An action consistent with a hike in the second or third quarter would be for the Fed to change its forward guidance language at the upcoming March meeting. According to Chair Janet Yellen’s recent congressional testimony, such a move will mean that a rate hike is possible, though not ensured at the next meeting.
The practice whereby the fed has been explicitly telegraphing its moves months in advance has been known as Forward Guidance, and is itself believed to be a very significant part of the Fed’s easy stance. That is, by giving strong suggestions, if not quite guarantees, about the future course of short term rates the Fed has shaped expectations which are such a key component to interest rates. This anomalous circumstance is likely to end in a few weeks and the Fed hopes to resume its accustomed inscrutability shortly.
The market’s expectations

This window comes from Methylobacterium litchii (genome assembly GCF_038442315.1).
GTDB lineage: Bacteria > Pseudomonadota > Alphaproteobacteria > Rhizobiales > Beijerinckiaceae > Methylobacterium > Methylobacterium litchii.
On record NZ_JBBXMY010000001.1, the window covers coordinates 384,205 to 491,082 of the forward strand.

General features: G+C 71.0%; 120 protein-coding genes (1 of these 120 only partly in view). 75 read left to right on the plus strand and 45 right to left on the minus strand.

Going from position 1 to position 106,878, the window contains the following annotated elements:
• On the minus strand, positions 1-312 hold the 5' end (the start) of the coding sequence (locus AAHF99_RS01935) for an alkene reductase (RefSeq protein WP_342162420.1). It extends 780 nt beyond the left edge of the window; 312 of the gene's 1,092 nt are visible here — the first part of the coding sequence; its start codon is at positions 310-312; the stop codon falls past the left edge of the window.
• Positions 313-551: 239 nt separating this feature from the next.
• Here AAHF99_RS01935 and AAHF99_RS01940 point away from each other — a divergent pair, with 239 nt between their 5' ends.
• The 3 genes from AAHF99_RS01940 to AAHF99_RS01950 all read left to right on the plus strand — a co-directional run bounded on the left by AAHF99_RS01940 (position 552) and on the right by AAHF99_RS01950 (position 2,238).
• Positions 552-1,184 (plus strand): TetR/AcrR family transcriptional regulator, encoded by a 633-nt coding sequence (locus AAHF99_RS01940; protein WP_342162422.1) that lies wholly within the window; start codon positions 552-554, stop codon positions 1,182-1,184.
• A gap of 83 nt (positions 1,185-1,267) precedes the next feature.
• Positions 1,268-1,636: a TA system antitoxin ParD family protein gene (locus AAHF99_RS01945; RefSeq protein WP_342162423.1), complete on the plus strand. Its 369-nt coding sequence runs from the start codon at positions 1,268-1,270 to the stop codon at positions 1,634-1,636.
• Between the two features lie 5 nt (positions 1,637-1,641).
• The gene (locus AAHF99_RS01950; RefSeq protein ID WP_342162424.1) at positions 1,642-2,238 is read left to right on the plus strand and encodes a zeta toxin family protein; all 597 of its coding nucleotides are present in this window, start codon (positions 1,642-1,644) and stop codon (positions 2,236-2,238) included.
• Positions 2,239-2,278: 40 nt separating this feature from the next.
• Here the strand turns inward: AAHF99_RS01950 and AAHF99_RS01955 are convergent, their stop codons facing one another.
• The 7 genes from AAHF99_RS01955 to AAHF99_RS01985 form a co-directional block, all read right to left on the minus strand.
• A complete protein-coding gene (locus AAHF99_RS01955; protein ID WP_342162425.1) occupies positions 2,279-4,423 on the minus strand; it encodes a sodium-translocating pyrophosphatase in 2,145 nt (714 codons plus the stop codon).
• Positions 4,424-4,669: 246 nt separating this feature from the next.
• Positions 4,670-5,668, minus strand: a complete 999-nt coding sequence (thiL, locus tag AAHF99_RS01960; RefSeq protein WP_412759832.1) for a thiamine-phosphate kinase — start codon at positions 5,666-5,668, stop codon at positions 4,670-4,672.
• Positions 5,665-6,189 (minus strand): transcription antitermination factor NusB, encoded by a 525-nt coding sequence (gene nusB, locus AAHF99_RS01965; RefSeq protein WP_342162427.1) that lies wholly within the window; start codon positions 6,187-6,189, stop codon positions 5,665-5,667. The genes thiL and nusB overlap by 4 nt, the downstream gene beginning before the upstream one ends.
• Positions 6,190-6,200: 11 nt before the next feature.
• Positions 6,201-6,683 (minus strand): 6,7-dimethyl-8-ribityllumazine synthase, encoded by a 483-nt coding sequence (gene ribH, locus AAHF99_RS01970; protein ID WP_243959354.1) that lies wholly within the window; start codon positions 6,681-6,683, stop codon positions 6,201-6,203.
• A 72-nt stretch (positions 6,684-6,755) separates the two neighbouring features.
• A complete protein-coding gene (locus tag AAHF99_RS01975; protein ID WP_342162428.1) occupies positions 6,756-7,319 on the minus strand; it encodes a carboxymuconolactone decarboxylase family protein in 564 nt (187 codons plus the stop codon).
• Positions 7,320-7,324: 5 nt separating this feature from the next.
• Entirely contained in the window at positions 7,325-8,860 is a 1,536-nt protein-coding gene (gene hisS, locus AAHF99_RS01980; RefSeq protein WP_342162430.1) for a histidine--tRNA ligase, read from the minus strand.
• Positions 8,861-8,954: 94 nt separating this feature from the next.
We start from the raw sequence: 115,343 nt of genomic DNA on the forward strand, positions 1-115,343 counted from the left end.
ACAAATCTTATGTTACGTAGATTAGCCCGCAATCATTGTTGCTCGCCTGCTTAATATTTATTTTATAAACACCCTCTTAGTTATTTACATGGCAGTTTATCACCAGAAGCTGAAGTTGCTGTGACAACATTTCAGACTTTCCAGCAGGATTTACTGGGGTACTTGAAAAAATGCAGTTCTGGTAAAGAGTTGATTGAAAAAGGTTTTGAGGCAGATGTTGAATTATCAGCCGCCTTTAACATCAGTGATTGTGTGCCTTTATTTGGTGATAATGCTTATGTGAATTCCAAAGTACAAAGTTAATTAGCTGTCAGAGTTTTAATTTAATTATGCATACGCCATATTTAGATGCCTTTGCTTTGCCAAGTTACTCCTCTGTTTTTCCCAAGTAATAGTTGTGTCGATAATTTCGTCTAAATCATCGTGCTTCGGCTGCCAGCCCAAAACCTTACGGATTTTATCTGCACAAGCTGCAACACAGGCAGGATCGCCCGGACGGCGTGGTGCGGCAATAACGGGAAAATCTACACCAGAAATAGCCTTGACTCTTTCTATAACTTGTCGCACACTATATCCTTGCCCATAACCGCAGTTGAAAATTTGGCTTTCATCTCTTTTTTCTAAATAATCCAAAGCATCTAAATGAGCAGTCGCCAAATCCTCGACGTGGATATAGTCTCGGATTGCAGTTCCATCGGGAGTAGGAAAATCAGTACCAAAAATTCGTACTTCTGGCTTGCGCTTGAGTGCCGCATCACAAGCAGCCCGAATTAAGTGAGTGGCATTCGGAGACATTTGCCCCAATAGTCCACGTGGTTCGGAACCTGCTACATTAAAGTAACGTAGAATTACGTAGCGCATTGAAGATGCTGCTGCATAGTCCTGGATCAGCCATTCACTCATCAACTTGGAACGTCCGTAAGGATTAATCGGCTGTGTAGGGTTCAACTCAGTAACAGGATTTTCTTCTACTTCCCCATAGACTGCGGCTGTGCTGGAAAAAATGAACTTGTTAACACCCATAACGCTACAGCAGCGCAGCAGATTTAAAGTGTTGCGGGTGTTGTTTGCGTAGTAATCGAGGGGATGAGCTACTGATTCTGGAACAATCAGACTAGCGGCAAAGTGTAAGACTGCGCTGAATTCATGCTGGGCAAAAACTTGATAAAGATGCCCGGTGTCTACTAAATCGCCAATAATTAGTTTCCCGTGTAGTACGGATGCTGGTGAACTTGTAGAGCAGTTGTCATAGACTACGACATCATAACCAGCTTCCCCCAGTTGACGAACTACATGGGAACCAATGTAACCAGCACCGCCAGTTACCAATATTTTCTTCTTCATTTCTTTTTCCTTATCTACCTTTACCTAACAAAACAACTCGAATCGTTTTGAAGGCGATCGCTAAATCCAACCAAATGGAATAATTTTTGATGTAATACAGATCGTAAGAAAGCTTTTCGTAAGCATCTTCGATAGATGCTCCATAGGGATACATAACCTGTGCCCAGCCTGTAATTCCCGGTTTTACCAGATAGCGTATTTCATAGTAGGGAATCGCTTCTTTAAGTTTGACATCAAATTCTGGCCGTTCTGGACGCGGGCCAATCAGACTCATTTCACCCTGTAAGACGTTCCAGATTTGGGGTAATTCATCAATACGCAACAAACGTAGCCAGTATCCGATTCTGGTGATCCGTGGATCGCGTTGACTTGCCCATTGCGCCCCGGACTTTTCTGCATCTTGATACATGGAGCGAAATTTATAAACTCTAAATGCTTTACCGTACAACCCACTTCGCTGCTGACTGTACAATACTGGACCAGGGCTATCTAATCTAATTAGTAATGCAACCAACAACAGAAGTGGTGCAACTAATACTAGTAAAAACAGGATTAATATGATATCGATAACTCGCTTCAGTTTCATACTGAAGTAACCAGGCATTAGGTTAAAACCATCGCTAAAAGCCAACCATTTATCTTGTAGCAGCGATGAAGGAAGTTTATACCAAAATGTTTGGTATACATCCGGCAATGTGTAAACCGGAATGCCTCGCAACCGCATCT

Absent a rapid deterioration in the economy it is likely that the new hiking cycle since 2004 will finally begin in the summer or fall. I am concerned that the fixed income market, jaded by repeated disappointments of the Fed failing to raise rates, has convinced itself that the fed will not be aggressive when it finally does so. This chart shows forecasts of the fed funds rates from three sources. The lowest, red dots are derived from fed funds futures, the middle, blue dots are from a survey of primary dealers, the highest green dots are from a survey of FOMC members.
There is a 85 basis point difference between the expected end of year rate for 2015 between the fed fund futures market and the FOMC with a larger difference the following year.
Repeated disappointments have led the market to doubt that the fed will be aggressive when it does begin to raise rates. Recalling the last two tightening episodes may be sobering. In both 1994 and 2004 the economy was slow to come out of recession – the recovery from the 1991 recession was the original “jobless recovery”. Signs of economic slack and tame inflation allowed the Fed to keep rates lower for longer in these recoveries. But when the fed raised rates it was far beyond what the market had anticipated, perhaps lulled by a lengthy period of easy money. In 1994 the market was expecting 100 basis points in two years and got 300 basis points in just over one. A similar mismatch between expectation and reality took place over the feds 425bp hiking jag starting in 2004.